GALLERY: Poignant portraits in the sand mark 100 years since the end of the First World War
- Credit: Archant
Tens of thousands of people gathered at beaches in Cornwall, Devon and around the UK this weekend to say thank you to the millions of men and women who left our shores during the First World War
Four beaches in Cornwall were among 32 across the nation where crowds came to see giant sand portraits of fallen soldiers created as part of Pages of the Sea, Danny Boyle’s Armistice Day commission marking the 100th anniversary of the ending of the war.
The portraits were designed by sand artists Sand in Your Eye and drawn below the high tide line, allowing them to be washed away as the sea came back in, offering a moment for everyone to say a collective goodbye.
At Porthmeor Beach big crowds turned out under sunshine and blue skies out to commemorate Captain Edward ‘Teddy’ Hain including his great nephew and niece Tim and Kit Hain.
Captain Hain was the son and heir of Lady Catherine and Sir Edward Hain, a prosperous Cornish shipping magnate and land owner. A member of the Cornish Squadron of the 1st Devon Yeomanry, he was killed in action at Gallipoli on this day in 1915 aged 28.
Tim said: “Our great uncle’s is a sad story. He was going to lead our family but he lost his life and his father died of a broken heart.
“This is a fitting tribute. We are all just faces in the sand really. That is why we have to make the best of it and look after each other while we are here.”
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Big crowds turned out at East Looe Beach to commemorate Captain Kenneth Walton who was born in Pelynt as the son of a reverend and beloved brother. He was killed in action at 23.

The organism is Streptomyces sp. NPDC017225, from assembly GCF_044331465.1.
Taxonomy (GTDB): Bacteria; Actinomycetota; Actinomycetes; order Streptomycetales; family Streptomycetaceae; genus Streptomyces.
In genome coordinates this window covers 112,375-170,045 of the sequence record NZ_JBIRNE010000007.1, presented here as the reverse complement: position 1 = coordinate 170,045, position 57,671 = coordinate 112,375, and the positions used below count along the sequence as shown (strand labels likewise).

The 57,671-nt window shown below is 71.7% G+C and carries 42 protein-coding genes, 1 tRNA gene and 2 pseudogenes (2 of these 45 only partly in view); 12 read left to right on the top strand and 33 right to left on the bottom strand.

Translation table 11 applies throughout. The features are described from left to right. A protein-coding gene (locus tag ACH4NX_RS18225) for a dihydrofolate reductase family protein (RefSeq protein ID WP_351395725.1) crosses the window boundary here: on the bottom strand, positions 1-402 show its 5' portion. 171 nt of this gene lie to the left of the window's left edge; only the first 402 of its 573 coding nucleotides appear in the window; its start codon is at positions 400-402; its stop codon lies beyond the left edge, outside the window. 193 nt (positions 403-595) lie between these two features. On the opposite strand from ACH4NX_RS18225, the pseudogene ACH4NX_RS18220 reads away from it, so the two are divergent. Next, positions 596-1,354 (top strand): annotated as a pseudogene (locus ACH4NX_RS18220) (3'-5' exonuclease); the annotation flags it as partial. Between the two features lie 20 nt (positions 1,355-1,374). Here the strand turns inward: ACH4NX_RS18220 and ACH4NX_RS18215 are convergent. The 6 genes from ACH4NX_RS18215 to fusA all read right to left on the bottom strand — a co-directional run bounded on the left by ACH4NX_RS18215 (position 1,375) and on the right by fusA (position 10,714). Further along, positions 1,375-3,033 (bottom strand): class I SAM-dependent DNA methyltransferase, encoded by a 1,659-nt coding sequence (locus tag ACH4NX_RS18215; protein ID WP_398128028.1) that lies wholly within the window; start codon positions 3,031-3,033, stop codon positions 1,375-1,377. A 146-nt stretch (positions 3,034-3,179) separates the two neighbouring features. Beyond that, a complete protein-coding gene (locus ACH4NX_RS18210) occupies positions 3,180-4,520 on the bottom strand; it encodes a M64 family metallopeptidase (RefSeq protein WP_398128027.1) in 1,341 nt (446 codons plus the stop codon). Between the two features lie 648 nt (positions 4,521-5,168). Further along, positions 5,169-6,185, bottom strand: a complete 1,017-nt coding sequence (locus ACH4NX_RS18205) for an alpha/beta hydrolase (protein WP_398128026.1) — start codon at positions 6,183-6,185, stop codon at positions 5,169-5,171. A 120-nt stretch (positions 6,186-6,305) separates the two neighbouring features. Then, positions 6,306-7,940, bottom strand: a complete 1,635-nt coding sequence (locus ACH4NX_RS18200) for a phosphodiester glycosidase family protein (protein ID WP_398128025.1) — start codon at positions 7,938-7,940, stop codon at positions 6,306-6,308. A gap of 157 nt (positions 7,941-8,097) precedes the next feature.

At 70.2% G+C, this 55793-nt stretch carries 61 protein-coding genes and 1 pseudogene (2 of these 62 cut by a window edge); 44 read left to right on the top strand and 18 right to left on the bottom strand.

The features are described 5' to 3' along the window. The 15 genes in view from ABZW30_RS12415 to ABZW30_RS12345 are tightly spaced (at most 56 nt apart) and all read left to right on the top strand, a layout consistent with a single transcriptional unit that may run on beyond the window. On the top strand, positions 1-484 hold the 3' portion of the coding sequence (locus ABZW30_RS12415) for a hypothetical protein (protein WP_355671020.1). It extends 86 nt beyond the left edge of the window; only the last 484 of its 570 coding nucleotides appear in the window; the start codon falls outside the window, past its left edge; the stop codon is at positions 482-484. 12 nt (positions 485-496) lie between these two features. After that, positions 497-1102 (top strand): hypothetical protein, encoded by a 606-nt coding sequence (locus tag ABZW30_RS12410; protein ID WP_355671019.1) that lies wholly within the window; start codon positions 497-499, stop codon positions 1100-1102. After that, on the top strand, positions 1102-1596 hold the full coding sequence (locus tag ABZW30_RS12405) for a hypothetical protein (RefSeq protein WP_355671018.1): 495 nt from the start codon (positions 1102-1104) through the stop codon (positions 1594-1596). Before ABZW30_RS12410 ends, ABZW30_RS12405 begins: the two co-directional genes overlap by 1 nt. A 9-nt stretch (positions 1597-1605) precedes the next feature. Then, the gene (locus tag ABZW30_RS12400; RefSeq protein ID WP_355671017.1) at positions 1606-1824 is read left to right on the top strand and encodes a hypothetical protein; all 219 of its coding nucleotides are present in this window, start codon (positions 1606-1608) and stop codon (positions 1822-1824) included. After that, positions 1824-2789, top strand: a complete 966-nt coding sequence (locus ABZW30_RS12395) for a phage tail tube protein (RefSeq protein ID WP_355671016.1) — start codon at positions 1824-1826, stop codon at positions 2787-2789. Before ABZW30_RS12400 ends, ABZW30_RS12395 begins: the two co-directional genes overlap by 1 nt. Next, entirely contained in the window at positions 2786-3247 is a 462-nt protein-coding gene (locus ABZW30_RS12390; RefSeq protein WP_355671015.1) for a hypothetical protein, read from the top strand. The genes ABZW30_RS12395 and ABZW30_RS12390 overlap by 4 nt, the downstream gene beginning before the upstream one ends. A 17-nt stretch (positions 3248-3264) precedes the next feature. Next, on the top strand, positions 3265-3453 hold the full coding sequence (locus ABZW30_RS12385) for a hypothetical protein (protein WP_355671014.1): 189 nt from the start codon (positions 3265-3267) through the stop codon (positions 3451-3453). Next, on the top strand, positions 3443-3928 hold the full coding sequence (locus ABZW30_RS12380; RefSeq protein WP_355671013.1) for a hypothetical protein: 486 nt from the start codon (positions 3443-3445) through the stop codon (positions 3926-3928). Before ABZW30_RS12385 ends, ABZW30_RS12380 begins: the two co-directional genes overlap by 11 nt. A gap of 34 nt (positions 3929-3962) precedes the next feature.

Songs were performed by Looe Valley Choir, Keltique Choir and a Sea Scouts group while East Looe Pioneers Running Club performed a specially choreographed performance.
At Perranporth Beach many people turned out to commemorate Archie Jewell who survived the sinking of the Titanic, only to perish in the sinking of a hospital ship in 1917.
Members of Hall for Cornwall Youth performed alongside an interactive installation created by Cornish artists and there was spontaneous applause after the two-minute silence at 11am.
Children joined in by creating silhouettes of people in the sand, remembering those who took part in the conflict.
Danny Boyle said: “Beaches are truly public spaces, where nobody rules other than the tide. They were the perfect place to gather and say a final goodbye and thank you to those whose lives were taken or forever changed by the First World War. I invited communities to come together and watch as the faces of the fallen were drawn in the sand and to remember the sacrifices they made.”
The public have been invited to explore an online gallery of portraits of some of the men and women who served in the First World War, and select someone to thank and say a personal goodbye to either via social media or as they gathered in person on beaches today at www.pagesofthesea.org.uk.
More information is available on www.pagesofthesea.org.uk